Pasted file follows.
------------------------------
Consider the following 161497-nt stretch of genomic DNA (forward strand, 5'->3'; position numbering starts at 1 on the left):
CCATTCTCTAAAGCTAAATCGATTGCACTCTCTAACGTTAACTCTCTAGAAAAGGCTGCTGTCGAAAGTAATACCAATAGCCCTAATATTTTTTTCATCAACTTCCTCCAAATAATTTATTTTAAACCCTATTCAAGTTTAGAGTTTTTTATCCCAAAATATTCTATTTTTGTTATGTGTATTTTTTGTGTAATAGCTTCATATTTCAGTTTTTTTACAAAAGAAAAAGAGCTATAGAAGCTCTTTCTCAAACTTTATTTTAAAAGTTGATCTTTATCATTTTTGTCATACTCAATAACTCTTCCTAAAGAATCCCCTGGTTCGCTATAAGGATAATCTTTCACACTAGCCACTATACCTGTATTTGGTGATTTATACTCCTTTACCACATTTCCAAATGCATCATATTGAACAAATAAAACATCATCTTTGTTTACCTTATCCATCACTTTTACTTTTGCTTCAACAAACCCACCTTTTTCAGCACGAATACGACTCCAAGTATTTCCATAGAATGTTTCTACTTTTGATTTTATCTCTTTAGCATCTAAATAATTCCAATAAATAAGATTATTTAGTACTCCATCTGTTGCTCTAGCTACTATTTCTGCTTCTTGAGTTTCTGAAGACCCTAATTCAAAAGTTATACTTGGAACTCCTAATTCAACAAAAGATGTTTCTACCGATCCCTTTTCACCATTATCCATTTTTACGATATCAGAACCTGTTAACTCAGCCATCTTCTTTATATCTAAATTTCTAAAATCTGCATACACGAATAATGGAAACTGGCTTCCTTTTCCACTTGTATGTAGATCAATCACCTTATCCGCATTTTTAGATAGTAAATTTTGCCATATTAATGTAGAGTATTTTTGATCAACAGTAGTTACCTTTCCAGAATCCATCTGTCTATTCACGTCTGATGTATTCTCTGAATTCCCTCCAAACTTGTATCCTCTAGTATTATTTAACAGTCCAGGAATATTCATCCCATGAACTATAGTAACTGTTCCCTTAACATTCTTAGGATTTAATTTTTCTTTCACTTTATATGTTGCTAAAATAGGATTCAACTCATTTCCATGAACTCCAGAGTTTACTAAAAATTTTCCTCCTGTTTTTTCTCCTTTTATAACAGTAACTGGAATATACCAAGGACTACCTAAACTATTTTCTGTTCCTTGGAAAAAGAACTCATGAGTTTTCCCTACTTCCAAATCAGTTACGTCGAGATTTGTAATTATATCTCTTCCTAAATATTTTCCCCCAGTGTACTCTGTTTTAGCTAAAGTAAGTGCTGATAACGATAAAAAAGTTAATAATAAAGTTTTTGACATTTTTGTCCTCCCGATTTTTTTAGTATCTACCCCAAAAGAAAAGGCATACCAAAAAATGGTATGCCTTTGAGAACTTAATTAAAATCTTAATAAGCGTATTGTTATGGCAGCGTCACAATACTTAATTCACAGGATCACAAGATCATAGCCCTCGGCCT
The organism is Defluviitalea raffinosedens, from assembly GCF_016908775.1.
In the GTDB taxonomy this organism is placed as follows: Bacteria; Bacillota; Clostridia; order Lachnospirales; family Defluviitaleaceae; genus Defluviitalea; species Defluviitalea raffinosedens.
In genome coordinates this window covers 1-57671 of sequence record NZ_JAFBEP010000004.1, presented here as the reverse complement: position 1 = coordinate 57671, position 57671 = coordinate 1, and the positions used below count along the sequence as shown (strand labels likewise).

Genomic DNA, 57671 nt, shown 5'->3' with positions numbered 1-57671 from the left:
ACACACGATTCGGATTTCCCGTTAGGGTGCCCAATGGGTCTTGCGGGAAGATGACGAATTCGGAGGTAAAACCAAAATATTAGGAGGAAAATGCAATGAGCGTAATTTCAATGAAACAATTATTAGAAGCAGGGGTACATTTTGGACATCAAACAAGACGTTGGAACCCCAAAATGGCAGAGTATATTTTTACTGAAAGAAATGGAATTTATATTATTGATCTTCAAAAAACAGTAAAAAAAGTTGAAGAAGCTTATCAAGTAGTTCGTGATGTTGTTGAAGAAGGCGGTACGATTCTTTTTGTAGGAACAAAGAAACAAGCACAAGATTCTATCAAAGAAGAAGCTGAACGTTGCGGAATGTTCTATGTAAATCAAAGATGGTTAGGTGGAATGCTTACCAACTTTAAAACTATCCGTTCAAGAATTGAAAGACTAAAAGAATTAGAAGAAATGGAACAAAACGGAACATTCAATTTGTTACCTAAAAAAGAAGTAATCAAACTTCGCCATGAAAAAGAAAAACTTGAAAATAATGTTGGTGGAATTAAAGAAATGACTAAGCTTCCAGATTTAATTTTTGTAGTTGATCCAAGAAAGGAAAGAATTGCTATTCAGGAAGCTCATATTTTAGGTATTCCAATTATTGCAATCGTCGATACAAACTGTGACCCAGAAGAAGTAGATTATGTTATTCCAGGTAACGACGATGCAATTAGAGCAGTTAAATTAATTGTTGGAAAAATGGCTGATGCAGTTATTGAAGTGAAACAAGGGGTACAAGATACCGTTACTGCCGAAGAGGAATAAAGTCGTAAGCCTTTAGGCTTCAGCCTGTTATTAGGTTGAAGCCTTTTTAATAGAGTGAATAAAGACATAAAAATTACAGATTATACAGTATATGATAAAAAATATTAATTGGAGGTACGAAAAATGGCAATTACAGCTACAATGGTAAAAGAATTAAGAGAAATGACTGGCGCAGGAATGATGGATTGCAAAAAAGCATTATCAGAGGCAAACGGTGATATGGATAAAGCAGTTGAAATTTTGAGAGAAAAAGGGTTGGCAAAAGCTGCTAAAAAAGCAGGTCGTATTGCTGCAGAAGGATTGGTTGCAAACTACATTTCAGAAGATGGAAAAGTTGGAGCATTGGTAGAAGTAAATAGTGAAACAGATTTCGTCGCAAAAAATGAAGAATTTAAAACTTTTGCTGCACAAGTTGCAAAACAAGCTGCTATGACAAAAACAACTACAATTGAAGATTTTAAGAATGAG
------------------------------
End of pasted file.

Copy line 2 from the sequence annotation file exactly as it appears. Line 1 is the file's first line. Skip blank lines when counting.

CCATTCTCTAAAGCTAAATCGATTGCACTCTCTAACGTTAACTCTCTAGAAAAGGCTGCTGTCGAAAGTAATACCAATAGCCCTAATATTTTTTTCATCAACTTCCTCCAAATAATTTATTTTAAACCCTATTCAAGTTTAGAGTTTTTTATCCCAAAATATTCTATTTTTGTTATGTGTATTTTTTGTGTAATAGCTTCATATTTCAGTTTTTTTACAAAAGAAAAAGAGCTATAGAAGCTCTTTCTCAAACTTTATTTTAAAAGTTGATCTTTATCATTTTTGTCATACTCAATAACTCTTCCTAAAGAATCCCCTGGTTCGCTATAAGGATAATCTTTCACACTAGCCACTATACCTGTATTTGGTGATTTATACTCCTTTACCACATTTCCAAATGCATCATATTGAACAAATAAAACATCATCTTTGTTTACCTTATCCATCACTTTTACTTTTGCTTCAACAAACCCACCTTTTTCAGCACGAATACGACTCCAAGTATTTCCATAGAATGTTTCTACTTTTGATTTTATCTCTTTAGCATCTAAATAATTCCAATAAATAAGATTATTTAGTACTCCATCTGTTGCTCTAGCTACTATTTCTGCTTCTTGAGTTTCTGAAGACCCTAATTCAAAAGTTATACTTGGAACTCCTAATTCAACAAAAGATGTTTCTACCGATCCCTTTTCACCATTATCCATTTTTACGATATCAGAACCTGTTAACTCAGCCATCTTCTTTATATCTAAATTTCTAAAATCTGCATACACGAATAATGGAAACTGGCTTCCTTTTCCACTTGTATGTAGATCAATCACCTTATCCGCATTTTTAGATAGTAAATTTTGCCATATTAATGTAGAGTATTTTTGATCAACAGTAGTTACCTTTCCAGAATCCATCTGTCTATTCACGTCTGATGTATTCTCTGAATTCCCTCCAAACTTGTATCCTCTAGTATTATTTAACAGTCCAGGAATATTCATCCCATGAACTATAGTAACTGTTCCCTTAACATTCTTAGGATTTAATTTTTCTTTCACTTTATATGTTGCTAAAATAGGATTCAACTCATTTCCATGAACTCCAGAGTTTACTAAAAATTTTCCTCCTGTTTTTTCTCCTTTTATAACAGTAACTGGAATATACCAAGGACTACCTAAACTATTTTCTGTTCCTTGGAAAAAGAACTCATGAGTTTTCCCTACTTCCAAATCAGTTACGTCGAGATTTGTAATTATATCTCTTCCTAAATATTTTCCCCCAGTGTACTCTGTTTTAGCTAAAGTAAGTGCTGATAACGATAAAAAAGTTAATAATAAAGTTTTTGACATTTTTGTCCTCCCGATTTTTTTAGTATCTACCCCAAAAGAAAAGGCATACCAAAAAATGGTATGCCTTTGAGAACTTAATTAAAATCTTAATAAGCGTATTGTTATGGCAGCGTCACAATACTTAATTCACAGGATCACAAGATCATAGCCCTCGGCCT